Photonic textile sensing for sports and healthcare

Bradbury, James A. (2023) Photonic textile sensing for sports and healthcare. PhD thesis, University of Nottingham.

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The focus of this research is to develop a sensor that can be used to assess muscle performance during exercise. A novel, textile-based fibre optic sensor (TBFOS) is designed and produced to perform Near Infrared Spectroscopy (NIRS) on the thigh, to produce muscle oxygen saturation (SmO2) measurements. Design choices for this sensor are informed via a literature review, computer models and the production and use of optical phantoms. As the TBFOS requires pressure to be applied to the limb to hold the sensor in place, a fibre optic pressure sensor (FOPS) is also developed, to measure the compression applied by a textile. These technologies are both tested on volunteers using protocols designed to replicate clinical or exercise scenarios.

The range of SmO2 values produced by the TBFOS during exercise is smaller than those produced from a commercial device, but they do fall within the total range produced by the commercial device. For example, during targeted strength exercises the commercial device produces a range of 56 – 86 % SmO2, and the TBFOS a range of 78 – 86 %. The FOPS developed in this research is shown to measure hydrostatic pressure in the range of 0–360 mmHg with a mean sensitivity of 1.0 pm/mmHg.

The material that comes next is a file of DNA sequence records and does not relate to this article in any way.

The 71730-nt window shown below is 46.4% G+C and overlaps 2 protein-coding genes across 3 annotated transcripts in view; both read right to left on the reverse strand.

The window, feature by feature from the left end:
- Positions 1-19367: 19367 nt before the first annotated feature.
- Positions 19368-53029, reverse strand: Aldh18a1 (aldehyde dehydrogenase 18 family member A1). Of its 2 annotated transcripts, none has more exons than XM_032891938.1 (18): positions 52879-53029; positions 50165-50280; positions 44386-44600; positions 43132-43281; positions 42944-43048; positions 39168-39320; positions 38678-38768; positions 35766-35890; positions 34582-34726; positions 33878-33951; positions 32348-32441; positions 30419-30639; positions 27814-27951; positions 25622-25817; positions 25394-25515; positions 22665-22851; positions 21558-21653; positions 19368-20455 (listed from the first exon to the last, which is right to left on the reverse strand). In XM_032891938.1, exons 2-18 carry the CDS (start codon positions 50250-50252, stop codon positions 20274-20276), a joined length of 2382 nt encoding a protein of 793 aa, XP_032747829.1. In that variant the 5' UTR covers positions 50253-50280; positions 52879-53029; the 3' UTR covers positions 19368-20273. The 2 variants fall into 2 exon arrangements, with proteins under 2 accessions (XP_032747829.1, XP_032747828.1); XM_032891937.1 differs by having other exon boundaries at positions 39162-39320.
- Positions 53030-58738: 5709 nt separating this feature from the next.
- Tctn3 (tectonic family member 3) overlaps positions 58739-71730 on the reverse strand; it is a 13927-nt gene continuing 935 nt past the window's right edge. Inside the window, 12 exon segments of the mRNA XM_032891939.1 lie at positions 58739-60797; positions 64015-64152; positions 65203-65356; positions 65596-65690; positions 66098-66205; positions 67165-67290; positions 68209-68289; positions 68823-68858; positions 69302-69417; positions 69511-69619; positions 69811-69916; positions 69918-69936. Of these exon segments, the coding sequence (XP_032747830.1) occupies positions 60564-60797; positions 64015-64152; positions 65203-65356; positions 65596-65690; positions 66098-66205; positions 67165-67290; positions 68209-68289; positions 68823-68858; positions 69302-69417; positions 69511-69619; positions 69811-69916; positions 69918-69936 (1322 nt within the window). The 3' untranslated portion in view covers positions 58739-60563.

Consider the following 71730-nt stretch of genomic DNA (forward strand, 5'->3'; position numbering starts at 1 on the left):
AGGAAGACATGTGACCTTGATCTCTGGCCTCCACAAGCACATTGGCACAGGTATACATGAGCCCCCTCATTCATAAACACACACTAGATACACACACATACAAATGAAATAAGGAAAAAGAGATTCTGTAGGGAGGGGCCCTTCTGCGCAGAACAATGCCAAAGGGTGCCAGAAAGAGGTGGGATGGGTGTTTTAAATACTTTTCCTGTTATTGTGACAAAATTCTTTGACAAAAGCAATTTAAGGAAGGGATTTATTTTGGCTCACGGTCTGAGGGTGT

In future work, these two sensors can be used in tandem to assess the pressure being applied by the textile housing the fibre optics. This is of interest to improve understanding of the measurements taken by the SmO2 sensor, and because the act of applying compression to the muscle may itself affect the SmO2 values measured. This could eventually lead to the development of a body suit for assessing muscle performance around the whole-body during activities such as weightlifting, or when recovering from injury or illness.

Item Type: Thesis (University of Nottingham only) (PhD)
Supervisors: Morgan, Stephen P.
Hayes-Gill, Barrie
Korposh, Sergiy
Correia, Ricardo
Keywords: Photonics, Fibres, Sports, Healthcare, Physiology, Near infrared spectroscopy, Optical fiber detectors, Muscle strength
Subjects: Q Science > QP Physiology
T Technology > TA Engineering (General). Civil engineering (General) > TA1501 Applied optics. Phonics
Faculties/Schools: UK Campuses > Faculty of Engineering
Item ID: 74654
Depositing User: Bradbury, James
Date Deposited: 14 Dec 2023 04:40
Last Modified: 14 Dec 2023 04:40

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